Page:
June 27--Russell Adler, once a senior partner in Ponzi schemer Scott Rothstein's Fort Lauderdale law firm, was sentenced to 2-1/2 years in prison Friday for illegally bundling campaign donations to a former Florida governor and a Republican nominee for president.
Adler, who pleaded guilty in April to breaking federal election laws in exchange for salary bonuses from Rothstein, had hoped for far less punishment after he apologized and confessed he was leaving his "profession in shame and disgrace." In court papers, the 52-year-old, disbarred lawyer had asked U.S. District Judge James Cohn to give him a probationary sentence or home confinement.
But that kind of lenient punishment was not in the cards -- despite his peripheral role in Rothstein's massive investment scam that imploded more than four years ago. Cohn ordered Adler to surrender to prison authorities on Sept. 29.
The judge, who sent Rothstein to prison for 50 years, said he needed to send a message of "deterrence" that there is a "price to be paid" when an attorney crosses the line. Cohn weighed whether to give Adler a prison term ranging from two years to 2-1/2 years, and opted for the higher sentence.
The judge noted that Adler may not have been involved in Rothstein's Ponzi scheme, but he helped illegally boost their law firm's image with fraudulent campaign contributions to high-profile politicians, such as former Gov. Charlie Crist and GOP presidential nominee John McCain.
"In 2008 and 2009, Rothstein, Rosenfeldt & Adler was awash in cash," Cohn declared, referring to the once high-flying Las Olas Boulevard law firm. "Mr. Adler was at the epicenter, he was at ground zero. Was he blind and deaf as to what was going on?"
Some of his colleagues, including a Broward County judge, appeared to show their support in Fort Lauderdale federal court. Adler, who was admitted to practice law in 1986 after studying at Nova Southeastern University law school, is listed as "not eligible to practice" on the Florida Bar's website. He was formally disbarred earlier this month.
Defense attorney Fred Haddad, in court papers, urged Cohn to look at the totality of Adler's life as a once well-respected lawyer in Broward -- and not just at his misconduct with the notorious Rothstein. The disgraced lawyer was described by Haddad as the "ghost of Banquo," a literary reference to the army general killed by MacBeth in Shakespeare's play who returns as an apparition to haunt the English king.
Adler is among the most prominent of more than 20 lawyers, associates and other people convicted so far in connection with Rothstein's $1.2 billion investment swindle. The defunct Rothstein firm's other named partner, Stuart Rosenfeldt, who pleaded guilty to a similar conspiracy charge earlier this month, is the latest defendant to fall in the long-running probe.
Rothstein's investment racket collapsed in October 2009. Rothstein, who headed the 70-attorney law firm Rothstein, Rosenfeldt & Adler, pleaded guilty in early 2010 and is hoping with his assistance in fingering his former partners and the other defendants to slice a chunk of time off his 50-year prison sentence.
According to his plea deal, Adler agreed to cooperate with federal prosecutors by providing inside information on other former attorneys in Rothstein's defunct law firm.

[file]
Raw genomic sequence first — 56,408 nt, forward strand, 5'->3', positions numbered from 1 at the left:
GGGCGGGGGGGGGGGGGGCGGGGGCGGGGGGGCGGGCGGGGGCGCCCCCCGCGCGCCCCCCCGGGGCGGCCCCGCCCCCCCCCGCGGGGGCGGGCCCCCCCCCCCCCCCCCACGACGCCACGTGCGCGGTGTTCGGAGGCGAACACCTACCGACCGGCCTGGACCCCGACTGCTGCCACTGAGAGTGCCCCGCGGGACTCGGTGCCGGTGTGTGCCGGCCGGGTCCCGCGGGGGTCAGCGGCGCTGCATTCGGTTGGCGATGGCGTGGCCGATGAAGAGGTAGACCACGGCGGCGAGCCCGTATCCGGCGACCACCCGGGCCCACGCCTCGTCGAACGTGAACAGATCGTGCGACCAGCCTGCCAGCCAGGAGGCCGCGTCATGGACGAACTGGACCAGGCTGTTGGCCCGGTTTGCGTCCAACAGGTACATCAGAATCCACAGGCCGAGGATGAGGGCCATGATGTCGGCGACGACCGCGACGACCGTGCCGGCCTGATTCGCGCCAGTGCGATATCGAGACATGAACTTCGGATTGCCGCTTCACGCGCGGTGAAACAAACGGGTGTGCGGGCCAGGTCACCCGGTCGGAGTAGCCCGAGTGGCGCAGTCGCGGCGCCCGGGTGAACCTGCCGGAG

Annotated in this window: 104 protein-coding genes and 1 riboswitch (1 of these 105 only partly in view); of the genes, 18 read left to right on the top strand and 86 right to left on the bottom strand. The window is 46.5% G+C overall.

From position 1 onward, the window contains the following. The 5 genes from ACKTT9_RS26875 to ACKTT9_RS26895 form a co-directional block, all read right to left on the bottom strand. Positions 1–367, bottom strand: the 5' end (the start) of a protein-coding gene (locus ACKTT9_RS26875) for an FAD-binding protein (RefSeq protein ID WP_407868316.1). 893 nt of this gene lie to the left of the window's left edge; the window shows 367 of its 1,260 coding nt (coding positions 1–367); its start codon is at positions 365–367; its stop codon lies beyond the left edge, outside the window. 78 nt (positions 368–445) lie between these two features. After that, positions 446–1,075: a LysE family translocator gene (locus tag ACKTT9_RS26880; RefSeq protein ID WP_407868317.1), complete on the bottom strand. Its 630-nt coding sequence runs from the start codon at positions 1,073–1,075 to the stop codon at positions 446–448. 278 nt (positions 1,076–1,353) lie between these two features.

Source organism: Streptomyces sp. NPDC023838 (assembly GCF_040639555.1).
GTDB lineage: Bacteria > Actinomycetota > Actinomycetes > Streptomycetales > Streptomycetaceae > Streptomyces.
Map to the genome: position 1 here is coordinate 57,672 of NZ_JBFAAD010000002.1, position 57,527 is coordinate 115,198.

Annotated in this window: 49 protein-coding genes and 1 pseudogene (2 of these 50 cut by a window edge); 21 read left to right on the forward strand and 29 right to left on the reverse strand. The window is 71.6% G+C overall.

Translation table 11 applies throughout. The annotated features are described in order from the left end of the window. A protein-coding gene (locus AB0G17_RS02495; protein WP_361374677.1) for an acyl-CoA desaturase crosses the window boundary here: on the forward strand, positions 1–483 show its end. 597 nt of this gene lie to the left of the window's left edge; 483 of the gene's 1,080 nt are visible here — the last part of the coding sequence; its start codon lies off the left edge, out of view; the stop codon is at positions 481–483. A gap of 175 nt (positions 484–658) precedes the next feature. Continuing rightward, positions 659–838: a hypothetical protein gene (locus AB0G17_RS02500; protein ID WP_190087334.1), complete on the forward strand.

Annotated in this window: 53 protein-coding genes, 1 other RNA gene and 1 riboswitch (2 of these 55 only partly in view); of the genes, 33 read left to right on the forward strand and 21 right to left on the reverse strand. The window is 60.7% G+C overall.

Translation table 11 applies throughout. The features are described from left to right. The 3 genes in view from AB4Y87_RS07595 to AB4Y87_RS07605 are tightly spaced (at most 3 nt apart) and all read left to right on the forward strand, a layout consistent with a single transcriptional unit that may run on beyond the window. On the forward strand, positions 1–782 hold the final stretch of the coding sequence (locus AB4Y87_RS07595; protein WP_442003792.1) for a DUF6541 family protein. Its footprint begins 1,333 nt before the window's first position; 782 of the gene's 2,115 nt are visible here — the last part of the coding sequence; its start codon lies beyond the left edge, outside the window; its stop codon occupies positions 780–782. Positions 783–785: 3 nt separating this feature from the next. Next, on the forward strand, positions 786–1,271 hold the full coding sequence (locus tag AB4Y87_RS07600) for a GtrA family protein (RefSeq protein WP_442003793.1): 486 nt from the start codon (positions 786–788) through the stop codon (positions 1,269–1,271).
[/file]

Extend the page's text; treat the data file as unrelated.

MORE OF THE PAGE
Adler, however, has previously claimed to know nothing about Rothstein's scheme of selling fabricated legal settlements to wealthy investors from Florida, New York and other states.
In the plea agreement, Adler admitted that he illegally bundled hundreds of thousands of dollars in donations to the campaigns of GOP presidential nominee McCain and U.S. Senate candidate Crist, Florida's former Republican governor. Crist is now running as a Democrat for governor again.
Adler collaborated with Rothstein and other law firm employees to donate the unlawfully bundled donations in 2008 and 2009, according to his statement filed with the agreement. Adler and other unnamed co-conspirators at the firm are accused of receiving salary bonuses as reimbursement for those personal expenses.
According to prosecutors, Rothstein funneled some of his fleeced investors' millions through the law firm to finance election campaign donations to fundraising committees for the McCain-Palin presidential ticket in 2008 and for then-Gov. Crist's bid for the U.S. Senate.
Rothstein's goal was "to increase the stature and apparent political power" of his law firm, according to prosecutors Lawrence LaVecchio, Paul Schwartz and Jeffrey Kaplan, who have led the sprawling investigation along with the FBI and Internal Revenue Service.
According to prosecutors, Adler contributed $80,000 to the McCain Victory Florida fund in June 2008 and that Rothstein's law firm reimbursed him $140,000, which included a salary bonus.
In October 2008, the charge claims, Adler donated another $124,000 to the McCain-Palin Victory fund and was repaid $143,000. The reimbursement check made out to Adler was "fraudulently backdated" to reflect that it was issued six days before his actual contribution, according to prosecutors.
Adler was among many Rothstein lawyers, employees and clients who attended a Crist fundraiser at the Ponzi schemer's waterfront home in late June 2009. The total haul for Crist's Senate campaign: $239,000. Adler's own donation to Crist was $2,400.
In 2010, after Rothstein's arrest on racketeering charges, Crist returned the contributions from the law firm and partners. The McCain campaign, however, had already distributed the donations to political action committees in battleground states.
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